CoverGirl Class Action Lawsuit Filed Over Toxic Chemicals in TruBlend Pressed Powder Cosmetics

The lawsuit claims CoverGirl intentionally hid that TruBlend Pressed Powder Cosmetics contained toxic PFAS chemicals, while claiming the products were safe.

According to allegations raised in a recently filed class action lawsuit, certain CoverGirl TruBlend Pressed Powder cosmetic products expose consumers to toxic chemicals, which have been linked to thyroid problems, cancer and other immunotoxic side effects.

The complaint (PDF) was filed by Yeraldinne Solis in the United States District Court Southern District of California on March 25, claiming that Cover Girl Cosmetics and Coty Inc. falsely advertised “TruBlend Pressed Powder” as safe for use, when in fact they contain harmful per- and polyfluoroalkyl substances (PFAS).

Serious concerns have emerged in recent years about long-term side effects of PFAS chemicals, which have been used in a number of different products, including some food packaging materials, pizza boxes, popcorn bags, fabrics and nonstick cooking pans. However, the biggest problems linked to the chemicals have come from water contamination from fire fighting foam, known as aqueous film-forming foams (AFFFs), which have dumped large volumes of the chemicals into the environment near military bases, airports and other training facilities.

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Firefighting Foam Lawsuits

Exposure to firefighting foam chemicals may result in an increased risk of cancer for firefighters, military and airport personnel.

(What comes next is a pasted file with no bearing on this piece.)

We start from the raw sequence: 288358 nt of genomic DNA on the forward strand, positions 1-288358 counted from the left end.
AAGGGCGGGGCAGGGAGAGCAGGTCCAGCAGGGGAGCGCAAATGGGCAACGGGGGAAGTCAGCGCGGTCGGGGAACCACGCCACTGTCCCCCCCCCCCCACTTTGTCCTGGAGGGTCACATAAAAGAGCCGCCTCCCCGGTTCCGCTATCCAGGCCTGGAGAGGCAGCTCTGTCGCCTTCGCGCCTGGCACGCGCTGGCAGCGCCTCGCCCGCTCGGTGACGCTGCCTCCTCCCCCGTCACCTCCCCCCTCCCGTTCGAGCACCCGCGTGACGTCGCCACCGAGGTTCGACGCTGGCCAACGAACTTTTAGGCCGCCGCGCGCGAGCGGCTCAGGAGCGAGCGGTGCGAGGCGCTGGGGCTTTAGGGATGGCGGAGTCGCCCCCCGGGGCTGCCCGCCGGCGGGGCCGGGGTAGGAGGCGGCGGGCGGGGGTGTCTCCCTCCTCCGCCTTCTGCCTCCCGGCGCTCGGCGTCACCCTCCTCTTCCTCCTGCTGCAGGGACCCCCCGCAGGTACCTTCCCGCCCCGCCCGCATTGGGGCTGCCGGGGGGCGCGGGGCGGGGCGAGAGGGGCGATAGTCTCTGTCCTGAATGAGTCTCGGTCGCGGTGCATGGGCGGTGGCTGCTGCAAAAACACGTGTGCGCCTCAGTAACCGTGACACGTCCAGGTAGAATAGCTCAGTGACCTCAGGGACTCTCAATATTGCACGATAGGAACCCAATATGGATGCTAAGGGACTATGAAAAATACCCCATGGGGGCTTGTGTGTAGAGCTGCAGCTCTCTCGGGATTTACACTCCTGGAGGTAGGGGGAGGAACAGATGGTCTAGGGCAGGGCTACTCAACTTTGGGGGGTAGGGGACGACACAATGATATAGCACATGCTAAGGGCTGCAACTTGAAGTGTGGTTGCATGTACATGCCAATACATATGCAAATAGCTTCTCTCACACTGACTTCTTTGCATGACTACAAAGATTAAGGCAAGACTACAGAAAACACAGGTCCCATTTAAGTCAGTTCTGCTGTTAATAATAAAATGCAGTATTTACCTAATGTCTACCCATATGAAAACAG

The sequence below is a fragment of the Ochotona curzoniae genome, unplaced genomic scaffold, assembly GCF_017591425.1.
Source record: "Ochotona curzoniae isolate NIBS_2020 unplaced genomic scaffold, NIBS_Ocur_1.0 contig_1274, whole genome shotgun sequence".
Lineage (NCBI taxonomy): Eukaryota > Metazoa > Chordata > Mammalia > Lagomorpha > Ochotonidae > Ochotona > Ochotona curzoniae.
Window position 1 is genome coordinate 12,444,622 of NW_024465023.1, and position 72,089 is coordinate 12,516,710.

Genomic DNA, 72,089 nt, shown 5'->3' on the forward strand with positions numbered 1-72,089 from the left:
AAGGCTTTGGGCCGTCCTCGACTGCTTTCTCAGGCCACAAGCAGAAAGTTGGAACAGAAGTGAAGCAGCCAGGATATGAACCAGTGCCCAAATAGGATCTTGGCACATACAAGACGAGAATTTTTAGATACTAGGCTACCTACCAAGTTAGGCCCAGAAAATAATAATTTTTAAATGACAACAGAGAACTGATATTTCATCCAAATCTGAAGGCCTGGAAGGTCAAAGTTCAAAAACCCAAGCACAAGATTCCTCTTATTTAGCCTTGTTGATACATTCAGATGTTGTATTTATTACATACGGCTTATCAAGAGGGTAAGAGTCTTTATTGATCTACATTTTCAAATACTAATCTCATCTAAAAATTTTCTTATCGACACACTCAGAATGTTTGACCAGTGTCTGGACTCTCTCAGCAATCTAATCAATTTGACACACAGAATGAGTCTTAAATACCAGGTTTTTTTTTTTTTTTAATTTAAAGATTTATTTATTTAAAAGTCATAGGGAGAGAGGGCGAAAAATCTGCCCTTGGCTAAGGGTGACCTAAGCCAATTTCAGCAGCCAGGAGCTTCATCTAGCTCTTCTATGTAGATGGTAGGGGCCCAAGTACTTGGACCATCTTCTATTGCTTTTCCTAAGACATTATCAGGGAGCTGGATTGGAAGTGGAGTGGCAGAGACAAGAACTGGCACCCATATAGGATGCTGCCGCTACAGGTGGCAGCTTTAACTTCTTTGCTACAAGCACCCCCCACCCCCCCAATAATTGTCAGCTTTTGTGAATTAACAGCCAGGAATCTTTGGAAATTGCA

The CoverGirl class action lawsuit filed by Solis claims the manufacturer intentionally concealed information that its TruBlend Pressed Powder cosmetic products contains the cancer causing chemicals, and deceptively marketed the products with claims such as “safe” and “sustainable”.

The complaint cites the results of a recent study performed by GMO Free USA d/b/a Toxin Free USA, which found CoverGirl’s TruBlend Pressed Powder contained 6,242 parts per million (ppm) of organic fluorine, which is considered an environmental and industrial contaminant, as well as an indicator of the presence of PFAS.

The study, conducted by Toxin Free USA, warned PFAS exposure may increase the risk of high cholesterol, thyroid disease, pregnancy complications, hypertension, ulcerative colitis, and kidney and testicular cancer, which are all side effects that have been linked to human exposure to PFAS. That conclusion has been supported by research conducted by the U.S. Centers for Disease Control and Prevention (CDC) and the Food and Drug Administration (FDA).

Solis claims CoverGirl products pose an increased risk of long-term adverse health side effects as consumers apply the products directly to their skin. The lawsuit states since these products are directed to be used throughout the day, and near the eyes and mouth, the risk of absorption and ingestion is high.

According to the allegation raised in the lawsuit, CoverGirl chose to put profits over consumer safety, resulting in economic losses to consumers who paid a premium for the products, as well as potential health risks from exposure to synthetic carcinogenic chemicals.

PFAS In Firefighter Foam

The case joins a growing number of firefighter foam lawsuits filed over PFAS exposure and the consequences throughout the United States. Many of the claims involve lawsuits by firefighters diagnosed with cancer after regular exposure to AFFFs during fire training and response exercises, but others have been filed by municipalities and residents of areas suffering from PFAS water contamination.

These chemicals have been contained in firefighting foams used by the U.S. military for decades during training exercises and in response to petroleum-based fires. However, since then PFAS have been linked to cancer and a myriad of adverse health effects, including liver damage, thyroid disease, decreased fertility, high cholesterol, obesity, and hormone suppression.

The chemicals are often referred to as “forever chemicals”, since they are known to persist in the environment and body for long periods of time, increasing the long-term risk of cancer.


  • BrandyJuly 10, 2023 at 12:27 am

    Used these got preaclampsia damaged heart for lufe

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